Editor’s Note: Geo’s memoir, Brothers of the Cloth, a true account of special mission unit soldiers, is now available for pre-order. You can purchase it here.
Traveling with the U.S. Air Force was quite the crapshoot I must say. The instances of breakdowns were depressingly high. The C-130 Hercules four-engine propeller-driven medium transport was a very dependable aircraft; to fly with those usually meant a parachute jump into our destination. The C-141 Star Lifter four-engine jet-propelled cargo transport was less dependable, tending to be more obstreperous regarding maintenance requirements and breakdowns.
The venerable C-5A Galaxy heavy transport aircraft was plain persnickety and at times the substance of nightmares to fly with. With so many thousands of aircraft subsystems on board, there was a high propensity for something to go sideways. There was a rule of thumb that suggested it was a fairly safe bet that if you could get through the first hour of flight after takeoff you would arrive at your destination. But the first hour of the flight was typically when something got pear-shaped causing the aircraft to turn back around.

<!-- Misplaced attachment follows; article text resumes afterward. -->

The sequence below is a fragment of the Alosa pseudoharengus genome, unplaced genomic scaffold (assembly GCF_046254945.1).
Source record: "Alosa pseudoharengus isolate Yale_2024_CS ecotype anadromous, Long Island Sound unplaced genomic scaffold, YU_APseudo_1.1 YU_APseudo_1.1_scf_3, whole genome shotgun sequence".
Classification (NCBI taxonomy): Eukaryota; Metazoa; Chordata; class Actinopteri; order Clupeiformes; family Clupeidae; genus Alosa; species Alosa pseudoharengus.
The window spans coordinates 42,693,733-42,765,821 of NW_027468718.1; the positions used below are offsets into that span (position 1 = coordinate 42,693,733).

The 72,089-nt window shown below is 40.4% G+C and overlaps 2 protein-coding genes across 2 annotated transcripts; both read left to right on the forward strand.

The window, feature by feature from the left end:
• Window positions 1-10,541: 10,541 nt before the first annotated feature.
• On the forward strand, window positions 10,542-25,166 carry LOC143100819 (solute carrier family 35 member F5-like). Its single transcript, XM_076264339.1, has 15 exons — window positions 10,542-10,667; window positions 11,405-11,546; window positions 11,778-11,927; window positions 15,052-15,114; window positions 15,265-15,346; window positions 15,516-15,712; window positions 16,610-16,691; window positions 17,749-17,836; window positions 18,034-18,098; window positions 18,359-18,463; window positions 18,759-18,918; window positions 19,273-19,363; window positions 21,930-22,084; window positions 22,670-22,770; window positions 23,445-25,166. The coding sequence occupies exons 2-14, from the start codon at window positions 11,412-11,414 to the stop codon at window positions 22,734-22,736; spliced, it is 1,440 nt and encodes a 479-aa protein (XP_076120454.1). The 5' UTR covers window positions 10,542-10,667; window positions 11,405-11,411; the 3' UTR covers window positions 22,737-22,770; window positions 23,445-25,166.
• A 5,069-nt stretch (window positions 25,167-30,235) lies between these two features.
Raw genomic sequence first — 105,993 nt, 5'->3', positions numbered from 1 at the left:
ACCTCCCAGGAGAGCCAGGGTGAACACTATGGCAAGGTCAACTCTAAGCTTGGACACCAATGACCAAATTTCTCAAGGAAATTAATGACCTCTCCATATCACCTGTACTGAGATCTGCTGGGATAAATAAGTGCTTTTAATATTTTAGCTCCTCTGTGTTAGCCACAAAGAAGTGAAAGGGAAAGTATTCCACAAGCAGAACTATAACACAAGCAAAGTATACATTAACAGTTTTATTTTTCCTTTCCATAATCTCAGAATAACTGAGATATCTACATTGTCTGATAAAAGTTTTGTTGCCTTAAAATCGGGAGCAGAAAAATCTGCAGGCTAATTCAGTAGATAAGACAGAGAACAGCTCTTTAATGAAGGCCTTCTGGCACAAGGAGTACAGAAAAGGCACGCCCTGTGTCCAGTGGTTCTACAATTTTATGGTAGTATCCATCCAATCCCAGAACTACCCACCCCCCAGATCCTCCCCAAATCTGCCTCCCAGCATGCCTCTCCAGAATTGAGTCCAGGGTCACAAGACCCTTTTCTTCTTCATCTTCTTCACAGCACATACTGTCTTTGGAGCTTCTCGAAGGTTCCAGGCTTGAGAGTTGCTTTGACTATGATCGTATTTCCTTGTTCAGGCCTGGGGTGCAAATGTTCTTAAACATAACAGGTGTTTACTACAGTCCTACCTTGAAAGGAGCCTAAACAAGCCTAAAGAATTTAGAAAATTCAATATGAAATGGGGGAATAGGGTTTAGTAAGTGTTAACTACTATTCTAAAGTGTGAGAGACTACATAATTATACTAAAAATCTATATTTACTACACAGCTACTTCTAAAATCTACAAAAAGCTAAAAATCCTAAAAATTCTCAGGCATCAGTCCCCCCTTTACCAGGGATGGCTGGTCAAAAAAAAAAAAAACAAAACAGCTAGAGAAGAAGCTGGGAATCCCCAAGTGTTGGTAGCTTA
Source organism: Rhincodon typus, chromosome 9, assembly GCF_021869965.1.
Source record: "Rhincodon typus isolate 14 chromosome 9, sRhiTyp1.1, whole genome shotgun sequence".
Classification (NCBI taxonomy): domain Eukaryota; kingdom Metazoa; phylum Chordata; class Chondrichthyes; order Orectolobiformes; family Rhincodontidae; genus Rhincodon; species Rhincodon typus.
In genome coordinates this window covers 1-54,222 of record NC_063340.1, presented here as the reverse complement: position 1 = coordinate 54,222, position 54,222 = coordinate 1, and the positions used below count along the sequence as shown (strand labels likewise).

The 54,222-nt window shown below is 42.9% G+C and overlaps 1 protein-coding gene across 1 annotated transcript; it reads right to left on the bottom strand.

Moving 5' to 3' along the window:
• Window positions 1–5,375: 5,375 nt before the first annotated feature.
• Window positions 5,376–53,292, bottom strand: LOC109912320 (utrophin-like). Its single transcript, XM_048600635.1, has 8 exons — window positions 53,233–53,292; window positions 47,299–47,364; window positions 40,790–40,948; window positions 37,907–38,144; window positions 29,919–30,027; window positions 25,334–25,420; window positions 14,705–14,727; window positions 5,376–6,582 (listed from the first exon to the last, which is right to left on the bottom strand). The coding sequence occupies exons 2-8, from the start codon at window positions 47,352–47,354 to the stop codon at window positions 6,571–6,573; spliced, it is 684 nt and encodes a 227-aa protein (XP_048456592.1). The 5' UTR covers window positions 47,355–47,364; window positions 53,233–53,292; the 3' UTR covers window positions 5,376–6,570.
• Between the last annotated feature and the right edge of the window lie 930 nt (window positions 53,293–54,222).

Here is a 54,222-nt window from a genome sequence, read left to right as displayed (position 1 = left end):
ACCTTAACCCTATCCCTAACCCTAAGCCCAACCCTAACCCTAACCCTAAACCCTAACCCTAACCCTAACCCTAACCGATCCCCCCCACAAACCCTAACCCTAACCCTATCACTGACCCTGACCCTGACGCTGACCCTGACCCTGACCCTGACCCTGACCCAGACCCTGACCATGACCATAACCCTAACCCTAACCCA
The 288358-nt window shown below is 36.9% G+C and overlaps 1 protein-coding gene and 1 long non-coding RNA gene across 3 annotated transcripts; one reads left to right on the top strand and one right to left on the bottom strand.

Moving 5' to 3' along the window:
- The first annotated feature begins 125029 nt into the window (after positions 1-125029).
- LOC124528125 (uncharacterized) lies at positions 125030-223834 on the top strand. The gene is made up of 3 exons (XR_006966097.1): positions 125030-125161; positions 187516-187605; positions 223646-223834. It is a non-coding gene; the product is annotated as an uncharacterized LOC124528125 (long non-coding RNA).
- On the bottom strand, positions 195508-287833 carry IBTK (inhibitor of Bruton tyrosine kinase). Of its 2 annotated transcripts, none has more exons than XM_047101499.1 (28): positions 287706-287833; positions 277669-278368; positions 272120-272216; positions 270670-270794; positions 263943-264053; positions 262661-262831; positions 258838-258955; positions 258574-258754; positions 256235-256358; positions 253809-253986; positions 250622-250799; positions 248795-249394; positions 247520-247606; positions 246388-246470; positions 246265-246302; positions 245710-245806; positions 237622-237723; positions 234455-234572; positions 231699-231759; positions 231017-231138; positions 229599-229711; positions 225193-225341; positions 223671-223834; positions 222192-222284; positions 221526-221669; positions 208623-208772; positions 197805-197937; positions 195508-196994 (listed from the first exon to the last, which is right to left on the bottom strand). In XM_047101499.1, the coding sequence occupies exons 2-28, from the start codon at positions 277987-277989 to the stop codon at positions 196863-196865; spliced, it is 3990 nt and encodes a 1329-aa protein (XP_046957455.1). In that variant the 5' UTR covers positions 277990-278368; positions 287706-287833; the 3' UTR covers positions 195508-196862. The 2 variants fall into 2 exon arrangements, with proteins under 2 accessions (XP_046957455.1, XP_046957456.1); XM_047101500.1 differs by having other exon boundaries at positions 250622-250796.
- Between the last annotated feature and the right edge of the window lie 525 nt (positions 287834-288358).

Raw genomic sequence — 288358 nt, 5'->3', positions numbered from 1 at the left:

The mood of flying with the Air Force was the same as flying with the airlines in the States in that there was much frustration and anguish when flights were delayed, canceled, and breakdowns left us stranded. I have spent a lot of time meandering at Dover Air Force Base where the C-5 fleet is amassed. Leaving Ft. Bragg NC only to careen off to Dover AFB seemed to be an ever-widening trend with the aircraft:
“The pilot must have forgotten his wallet.”
“The co-pilot left his coffee pot turned on back at his apartment.”